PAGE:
Gill was not receptive to walking all the way across the street, to the ocean. I shrugged, "You come all the way to Timbuktu and you don't care to see how the natives live?" Gill actually stood up and said, "Natives schnatives!" Then he grabbed my arm and said, "But did you know Timbuktu is a real place?" I said, "No. But it really annoys me when you grab me." He let go and said, "Try to guess in what present day country Timbuktu is in...Malta, the Maldive Islands, Mali, Malayasia or Malawi?" I ignored him and said, "C'mon, live a little, you'll be surprised just how much fun, fun can be." He said, "We don't have..." "Sue and I brought everything we need, blankets, sun screen...whatever. Then when we buy picnic stuff and fill in the blanks if we missed anything." Gill said, "Picnic stuff?" I said, "Yeah, you can get anything you like."
On the way to the Wawa convenience store Penelope took me aside, "You're wasting time as a casino dealer, you should work at the U. N. as a diplomat." She smiled when I laughed, "I think Gill really liked the idea of getting ANYTHING he wanted."
We bought-out the store and could have used a camel to schlep all our crap to the beach . Along the way, Gill swatted at a low flying gull and croaked, "Did you know that seagulls are garbage pickers and spread disease? They're like flying rats." The only thing that stopped him from yammering on, was to rent an umbrella.
They say; it takes one, to know one. Gill, the seagull-like slug, parked himself underneath his umbrella as the other four of us splashed like penguins in the surf.
Later, we found Gill passed-out and snoring. He had finished his extra-large sub, a whole pound of cole slaw and three cokes. Penelope wasn't ashamed of him...she just joked, "Jolly Cholly would have eaten all the macaroni salad too, but to him, pasta wasn't invented to put mayonnaise on."
A nearby radio was blasting disco music and Andrew was moved to "dancing" and running around our little oasis. Penelope with her sandwich in hand got up and joined him. The two of them were having silly fun when he slipped and fell. A small amount of sand got kicked onto Gill's feet. He woke up and growled, "Be more careful!" The great mood was broken and Penelope exploded into a vicious tirade. In stressing how much of a drag he was, she pointed her turkey sub at him. Suddenly, a seagull swooped down and stole a chunk of her lunch. In doing so, her ring finger got nipped.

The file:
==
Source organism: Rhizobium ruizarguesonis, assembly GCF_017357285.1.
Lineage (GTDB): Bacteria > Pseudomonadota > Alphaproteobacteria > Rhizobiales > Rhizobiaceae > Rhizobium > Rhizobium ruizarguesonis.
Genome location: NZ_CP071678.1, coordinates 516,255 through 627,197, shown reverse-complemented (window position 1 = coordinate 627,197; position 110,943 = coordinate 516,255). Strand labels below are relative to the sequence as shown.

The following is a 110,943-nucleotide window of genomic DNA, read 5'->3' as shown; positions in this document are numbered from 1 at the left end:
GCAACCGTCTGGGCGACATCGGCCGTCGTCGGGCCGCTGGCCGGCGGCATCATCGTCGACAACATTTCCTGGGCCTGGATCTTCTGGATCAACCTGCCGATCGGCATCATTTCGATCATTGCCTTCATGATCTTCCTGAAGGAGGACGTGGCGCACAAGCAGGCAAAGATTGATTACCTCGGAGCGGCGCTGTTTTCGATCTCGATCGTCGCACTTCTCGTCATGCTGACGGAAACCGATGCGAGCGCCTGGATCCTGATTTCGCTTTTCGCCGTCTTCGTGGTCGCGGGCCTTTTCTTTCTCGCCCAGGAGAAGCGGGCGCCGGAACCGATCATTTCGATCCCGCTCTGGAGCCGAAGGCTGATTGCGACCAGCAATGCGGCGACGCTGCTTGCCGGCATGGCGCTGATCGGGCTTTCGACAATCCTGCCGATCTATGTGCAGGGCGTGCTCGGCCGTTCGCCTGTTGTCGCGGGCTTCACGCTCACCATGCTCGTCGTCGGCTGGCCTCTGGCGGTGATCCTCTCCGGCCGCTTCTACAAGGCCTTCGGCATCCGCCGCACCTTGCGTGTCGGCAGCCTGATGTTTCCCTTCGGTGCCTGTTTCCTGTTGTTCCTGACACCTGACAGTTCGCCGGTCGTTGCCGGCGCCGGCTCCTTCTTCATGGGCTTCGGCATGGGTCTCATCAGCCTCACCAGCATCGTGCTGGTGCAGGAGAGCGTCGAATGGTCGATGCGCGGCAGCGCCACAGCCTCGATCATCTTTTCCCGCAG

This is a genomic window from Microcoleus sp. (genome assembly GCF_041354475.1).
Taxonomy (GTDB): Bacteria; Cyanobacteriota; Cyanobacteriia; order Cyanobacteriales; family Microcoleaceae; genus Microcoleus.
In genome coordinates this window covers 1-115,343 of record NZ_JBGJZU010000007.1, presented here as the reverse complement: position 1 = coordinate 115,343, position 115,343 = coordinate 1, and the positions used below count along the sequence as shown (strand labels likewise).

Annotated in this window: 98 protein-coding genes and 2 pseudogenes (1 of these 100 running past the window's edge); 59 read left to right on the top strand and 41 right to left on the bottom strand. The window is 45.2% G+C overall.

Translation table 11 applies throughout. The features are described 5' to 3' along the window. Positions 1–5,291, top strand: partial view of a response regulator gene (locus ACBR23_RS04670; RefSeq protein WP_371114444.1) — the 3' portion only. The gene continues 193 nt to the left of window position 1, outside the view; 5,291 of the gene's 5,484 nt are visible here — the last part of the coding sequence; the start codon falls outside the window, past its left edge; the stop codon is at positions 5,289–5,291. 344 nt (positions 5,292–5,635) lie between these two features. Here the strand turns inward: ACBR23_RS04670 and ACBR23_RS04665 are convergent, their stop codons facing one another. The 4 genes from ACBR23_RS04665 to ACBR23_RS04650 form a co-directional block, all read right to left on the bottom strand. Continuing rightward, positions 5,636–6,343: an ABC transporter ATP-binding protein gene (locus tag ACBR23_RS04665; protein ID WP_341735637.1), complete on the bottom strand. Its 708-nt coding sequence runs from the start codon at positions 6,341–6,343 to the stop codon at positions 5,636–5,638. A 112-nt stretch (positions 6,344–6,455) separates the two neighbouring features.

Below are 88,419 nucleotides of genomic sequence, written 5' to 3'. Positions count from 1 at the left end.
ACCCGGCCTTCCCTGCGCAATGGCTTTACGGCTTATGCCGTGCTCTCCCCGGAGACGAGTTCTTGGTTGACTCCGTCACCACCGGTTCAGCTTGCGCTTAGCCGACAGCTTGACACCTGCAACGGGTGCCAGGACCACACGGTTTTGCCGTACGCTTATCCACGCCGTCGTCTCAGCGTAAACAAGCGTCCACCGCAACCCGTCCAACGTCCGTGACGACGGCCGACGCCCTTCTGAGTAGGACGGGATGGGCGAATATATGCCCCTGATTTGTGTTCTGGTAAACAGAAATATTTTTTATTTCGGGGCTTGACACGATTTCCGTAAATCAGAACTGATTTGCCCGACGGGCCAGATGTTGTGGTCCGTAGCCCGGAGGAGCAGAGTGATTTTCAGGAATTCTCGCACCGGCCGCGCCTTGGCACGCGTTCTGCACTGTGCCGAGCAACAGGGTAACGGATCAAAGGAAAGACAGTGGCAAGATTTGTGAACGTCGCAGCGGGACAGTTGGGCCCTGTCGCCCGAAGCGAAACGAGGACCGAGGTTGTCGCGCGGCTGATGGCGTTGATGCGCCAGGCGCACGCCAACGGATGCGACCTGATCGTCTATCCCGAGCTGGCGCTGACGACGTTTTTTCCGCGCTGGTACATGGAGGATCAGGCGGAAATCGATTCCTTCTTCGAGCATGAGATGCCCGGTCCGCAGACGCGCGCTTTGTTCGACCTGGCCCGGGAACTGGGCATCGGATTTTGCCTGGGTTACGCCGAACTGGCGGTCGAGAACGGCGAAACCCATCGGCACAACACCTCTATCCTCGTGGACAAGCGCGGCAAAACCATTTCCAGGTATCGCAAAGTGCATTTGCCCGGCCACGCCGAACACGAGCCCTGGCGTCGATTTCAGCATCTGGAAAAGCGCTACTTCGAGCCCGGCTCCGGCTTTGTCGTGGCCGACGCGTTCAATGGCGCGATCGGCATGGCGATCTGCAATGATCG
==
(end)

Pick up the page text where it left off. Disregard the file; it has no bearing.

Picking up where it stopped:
The dirty bird broke Penelope's skin. One droplet of blood oozed out as she screamed, "I'm bleeding!" Gill leaned closer and snarled, "Get over it." "Get over it?" Penelope huffed. "A minute ago you said seagulls spread diseases." He exploded, What are you, fuckin' twelve?" After a volley of loud shut-ups Penelope hissed, "When I stop grocery shopping and cooking for you, you'll regret turning your back on me." I guess the thought of starving pushed Gill's henpeck button. Suddenly, his shop class instincts took control, "We can't waste time, we have to find an emergency room. She needs to have that cleaned, covered and get a tetanus shot. Sue go to the lifeguard and find out where the hospital is. Steve get your car and I'll gather up all out stuff." I was impressed...when the chips were down, he really cared about her.
I took Andrew and minutes later, I was double parked along side the promenade as Sue called out the directions to hospital. I ran out to help Gill throw our stuff in the trunk as the girls got in. I hopped into the driver's seat as Gill stood outside and motioned me to lower my window. He said, "Good luck, I'll take our shit back to the room and meet you there when you get back." Sue looked cross-eyed at her friend. Penelope yelled, "Charley you selfish asshole, you're going to get your butt in our car and follow us over there. They aren't going to sit around the E.R. for hours waiting for me...that's your job!" She looked at Sue and continued, "They're gonna drop me off and go home."
We never got together with them again. But something tells me that if Barney the Dinosaur ever got in the way of him unwinding, the Bowery Boys or a baseball game, he would have kicked in the TV screen. I don't know the whole story but I know they separated a few years back.
I would have preferred to send out a more positive FATHER'S DAY message but in understanding the negativity of a seagull, we penguins are made to look better.